While thickness is a matter of taste, there’s no arguing about freshness. Choose stalks that are bright in color and firm, with tightly closed tips. Avoid any spears that are bent, or have open flowers. Wrap the ends of a bunch of asparagus in a wet paper towel, place in the crisper drawer and store up to three days. For best results, though, cook asparagus the same day you purchase it. In addition to tasting better, fresher asparagus will also retain more Vitamin C. Read more

Market Watch: Radishes

by in In Season, March 16, 2017

Radishes

Grown throughout the world, radishes come in a surprising number of shapes, sizes, and colors, from the large, white daikon to the ping-pong ball sized red globe radish. They range in flavor too, from slightly peppery to seriously pungent. What they have in common is a satisfyingly crunchy texture and an ability to add fresh flavor to all sorts of dishes. Though they are in season all year long, they are at their peak from spring to summer. Look for them at local farmer’s markets, where you are likely to find varieties like the whimsically named French breakfast radish, an elongated red-skinned radish with a white tip and a mild flavor, striking black radishes that pack a seriously spicy punch, and gorgeous pale green watermelon radishes that reveal a hot pink interior once sliced.

 

Radish facts

Radishes belong to the cruciferous family of vegetables, and like cousins broccoli and cabbage, offer up a wealth of nutrition. They are particularly high in Vitamin C and contain fiber, antioxidants and phytochemicals called indoles, which have a detoxifying effect on the body. What’s more: radishes have only 20 calories in an entire cup.

Choose radishes that are firm and free of cracks or brown spots. Before refrigerating them, snip off the greens and place the red bulbs in a plastic bag. If the greens are still crisp and not beginning to wilt, rinse them and refrigerate them separately. Plan on using the leaves within a day or so, as they won’t stay fresh for long. The radish bulbs can be stored up to two weeks. Read more

Market Watch: Romanesco

by in In Season, February 19, 2017

Romanesco

With its florescent lime-green hue and funky spire-shaped florets, Romanesco looks a little like broccoli from another planet. In fact, its alien appearance earned it a cameo in “Star Wars: The Force Awakens.” (In one scene, Rey is shown biting into an apple studded with Romanesco florets, which drew commentary from famed astrophysicist and Star Wars fact-checker, Neil deGrasse Tyson.) In reality, this cruciferous veggie, sometimes referred to as Romanesco broccoli, is more closely related to cauliflower than broccoli. It’s also a bit crunchier with a milder, slightly nutty flavor. Though Romanesco has been on the menu in Italy since the 16th century, it didn’t make its debut in the United States until the late 90s. Until recently, it was found mostly at farmer’s markets. These days, however, you might spot it at your local supermarket during the fall and winter.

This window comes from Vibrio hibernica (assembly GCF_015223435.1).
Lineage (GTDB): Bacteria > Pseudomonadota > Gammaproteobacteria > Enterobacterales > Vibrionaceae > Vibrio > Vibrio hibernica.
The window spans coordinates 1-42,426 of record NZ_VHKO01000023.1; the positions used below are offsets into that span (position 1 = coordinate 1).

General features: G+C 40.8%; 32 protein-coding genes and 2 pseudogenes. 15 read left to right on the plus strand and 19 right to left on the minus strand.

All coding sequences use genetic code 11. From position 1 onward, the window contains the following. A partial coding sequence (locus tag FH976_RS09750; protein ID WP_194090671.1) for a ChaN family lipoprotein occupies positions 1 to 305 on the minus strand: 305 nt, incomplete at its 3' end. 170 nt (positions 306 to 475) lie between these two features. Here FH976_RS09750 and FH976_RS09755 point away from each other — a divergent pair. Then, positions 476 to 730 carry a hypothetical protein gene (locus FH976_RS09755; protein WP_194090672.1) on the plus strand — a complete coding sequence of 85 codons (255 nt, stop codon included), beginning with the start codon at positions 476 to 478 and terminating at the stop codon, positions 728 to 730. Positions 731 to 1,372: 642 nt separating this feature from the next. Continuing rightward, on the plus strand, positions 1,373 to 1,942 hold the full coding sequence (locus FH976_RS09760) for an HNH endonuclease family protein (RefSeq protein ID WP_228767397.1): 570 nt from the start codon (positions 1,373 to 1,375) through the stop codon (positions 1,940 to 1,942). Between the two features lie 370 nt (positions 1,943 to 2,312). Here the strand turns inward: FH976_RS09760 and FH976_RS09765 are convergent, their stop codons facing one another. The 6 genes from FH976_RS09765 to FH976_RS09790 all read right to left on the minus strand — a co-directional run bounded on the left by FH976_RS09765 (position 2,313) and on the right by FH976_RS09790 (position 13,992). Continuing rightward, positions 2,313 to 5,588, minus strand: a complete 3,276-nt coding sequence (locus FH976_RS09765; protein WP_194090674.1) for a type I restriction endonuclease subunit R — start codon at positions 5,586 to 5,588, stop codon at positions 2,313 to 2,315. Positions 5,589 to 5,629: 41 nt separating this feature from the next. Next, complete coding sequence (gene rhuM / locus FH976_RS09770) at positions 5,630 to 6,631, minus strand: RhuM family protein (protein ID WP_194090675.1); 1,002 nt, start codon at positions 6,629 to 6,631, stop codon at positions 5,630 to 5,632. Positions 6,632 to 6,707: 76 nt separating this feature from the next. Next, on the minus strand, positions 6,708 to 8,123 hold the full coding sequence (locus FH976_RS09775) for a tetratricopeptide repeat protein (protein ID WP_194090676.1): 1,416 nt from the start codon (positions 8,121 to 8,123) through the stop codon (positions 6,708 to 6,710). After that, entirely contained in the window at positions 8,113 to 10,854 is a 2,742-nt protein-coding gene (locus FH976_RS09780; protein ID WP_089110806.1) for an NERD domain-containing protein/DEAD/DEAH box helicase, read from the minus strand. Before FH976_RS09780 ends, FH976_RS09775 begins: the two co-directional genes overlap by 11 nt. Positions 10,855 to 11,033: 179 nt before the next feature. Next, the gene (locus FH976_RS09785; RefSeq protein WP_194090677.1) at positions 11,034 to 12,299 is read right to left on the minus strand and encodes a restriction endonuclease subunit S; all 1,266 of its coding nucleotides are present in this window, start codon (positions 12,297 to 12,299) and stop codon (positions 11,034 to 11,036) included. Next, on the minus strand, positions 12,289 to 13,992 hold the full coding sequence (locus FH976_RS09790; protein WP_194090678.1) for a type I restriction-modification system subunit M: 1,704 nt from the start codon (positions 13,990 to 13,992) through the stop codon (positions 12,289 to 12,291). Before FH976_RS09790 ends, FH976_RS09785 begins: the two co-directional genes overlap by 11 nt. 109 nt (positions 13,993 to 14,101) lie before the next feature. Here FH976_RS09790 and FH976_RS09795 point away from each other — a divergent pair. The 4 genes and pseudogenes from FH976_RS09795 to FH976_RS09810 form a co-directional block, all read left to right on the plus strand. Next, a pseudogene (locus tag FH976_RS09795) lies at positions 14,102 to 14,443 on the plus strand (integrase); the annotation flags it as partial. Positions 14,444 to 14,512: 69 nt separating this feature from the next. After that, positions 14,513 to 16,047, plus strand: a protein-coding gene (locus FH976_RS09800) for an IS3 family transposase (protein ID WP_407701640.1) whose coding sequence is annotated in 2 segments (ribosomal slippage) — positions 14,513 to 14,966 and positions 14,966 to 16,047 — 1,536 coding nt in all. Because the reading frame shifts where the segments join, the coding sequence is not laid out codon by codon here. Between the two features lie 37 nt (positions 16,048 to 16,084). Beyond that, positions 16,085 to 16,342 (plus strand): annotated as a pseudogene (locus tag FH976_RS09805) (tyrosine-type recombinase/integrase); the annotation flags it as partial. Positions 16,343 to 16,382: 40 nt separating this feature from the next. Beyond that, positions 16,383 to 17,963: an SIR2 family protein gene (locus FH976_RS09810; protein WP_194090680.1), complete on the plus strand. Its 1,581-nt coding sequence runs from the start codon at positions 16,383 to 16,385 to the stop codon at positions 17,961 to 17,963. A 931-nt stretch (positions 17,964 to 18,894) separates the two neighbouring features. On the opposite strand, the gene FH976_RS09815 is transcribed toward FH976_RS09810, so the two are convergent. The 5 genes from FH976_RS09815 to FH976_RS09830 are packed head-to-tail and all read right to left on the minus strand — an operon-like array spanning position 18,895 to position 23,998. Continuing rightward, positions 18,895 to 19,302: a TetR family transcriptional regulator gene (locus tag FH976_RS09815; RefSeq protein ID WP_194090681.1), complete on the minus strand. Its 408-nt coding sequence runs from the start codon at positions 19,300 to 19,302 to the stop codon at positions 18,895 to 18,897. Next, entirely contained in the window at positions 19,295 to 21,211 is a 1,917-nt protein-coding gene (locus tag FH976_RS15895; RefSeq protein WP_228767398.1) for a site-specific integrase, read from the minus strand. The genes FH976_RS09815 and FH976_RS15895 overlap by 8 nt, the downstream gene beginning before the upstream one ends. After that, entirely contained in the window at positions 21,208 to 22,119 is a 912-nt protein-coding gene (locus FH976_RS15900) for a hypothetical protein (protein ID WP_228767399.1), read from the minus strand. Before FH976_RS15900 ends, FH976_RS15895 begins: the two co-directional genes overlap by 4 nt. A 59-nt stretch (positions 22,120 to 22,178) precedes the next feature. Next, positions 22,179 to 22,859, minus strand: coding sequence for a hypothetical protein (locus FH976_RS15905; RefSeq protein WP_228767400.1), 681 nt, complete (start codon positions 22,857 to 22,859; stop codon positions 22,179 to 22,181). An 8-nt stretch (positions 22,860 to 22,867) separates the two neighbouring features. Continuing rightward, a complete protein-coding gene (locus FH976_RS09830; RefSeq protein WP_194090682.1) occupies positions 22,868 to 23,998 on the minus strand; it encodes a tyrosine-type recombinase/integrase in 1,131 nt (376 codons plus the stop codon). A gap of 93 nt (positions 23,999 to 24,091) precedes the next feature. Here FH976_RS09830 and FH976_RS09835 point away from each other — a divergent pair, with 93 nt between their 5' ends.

Romanesco Facts

Like other members of the Brassica family, including kale and cabbage, Romanesco is high in Vitamins C and K, and is a good source of dietary fiber. Romanesco is also particularly high in carotenoids and phytochemicals.

 

When buying Romanesco, choose heads that are bright in color. The stem should be firm, with no signs of wilting. Any attached leaves should be perky and crisp. Pick it up: it should feel dense and heavy for its size. Store it in a sealed plastic bag and refrigerate for up to a week. Read more

In Season: Blood Oranges

by in In Season, February 3, 2017

Long popular in Italy and Spain, these ruby-hued oranges are now being cultivated in Texas and California. Available from December to April, blood oranges are often both sweeter and less tart than other types of oranges, with a pleasantly bitter edge. Some people say they can even detect a hint of raspberry flavor.

 

Blood Orange Facts:

Harvesting blood oranges in the winter, when they are at the peak of ripeness, ensures that they are highest in anthocyanins, the compound that gives them their vivid blood-red color. Anthocyanins are thought to help stave off heart disease and cancer, as well protect eye health. Blood oranges are also an excellent source of fiber and Vitamin C.

Choose firm oranges that are heavy for their size and store for a week at room temperature, or up to two weeks in the refrigerator. Read more

Grapes for Dinner: Sauteed Chicken with Roasted Grapes and Onions

by in Healthy Recipes, October 4, 2016

This time of year, dozens of clusters of green and purple grapes take over the outside wall of my garage. I pop them into my kids’ lunches every day for weeks at a time and serve them again as an after-school snack. They also make an easy appetizer, set out in a pretty bowl with a hunk of good cheese. Inevitably, though, my family’s ability to eat endless amounts of raw grapes starts to wane. Before I know it, the fruit is spilling out of my refrigerator and I’m racking my brain to find new uses for it.

Most recipes for grapes — jellies, jams and desserts — call for combining them with a lot of sugar. These uses also often dispense with the skins, which provide healthy fiber. Besides containing fiber, grapes are an excellent source of antioxidants known as polyphenols, which are associated with a reduced risk for developing several types of cancers.

To retain all that healthy goodness, it was time to think beyond dessert. That’s when I came upon the idea of roasting grapes to make savory compote. Bonus: That would help me sneak grapes into dinner too.

Roasting grapes at high heat intensifies both their flavor and sweetness. For balance, I mix them with a little balsamic vinegar, some red onion and a few sprigs of rosemary — an herb that grows just a few feet away from my wall of grapes. After they cook for 20 minutes in the oven, I’ve got a delicious topping for any type of meat. In this recipe, I’ve paired the compote with sauteed boneless, skinless chicken, which is low in saturated fat and an excellent source of protein, but this compote would also be a good match for pork tenderloin or chicken sausage. Leftover roasted grapes are tasty spooned onto rye crackers spread with goat cheese or ricotta cheese — lunch for the adult set. Read more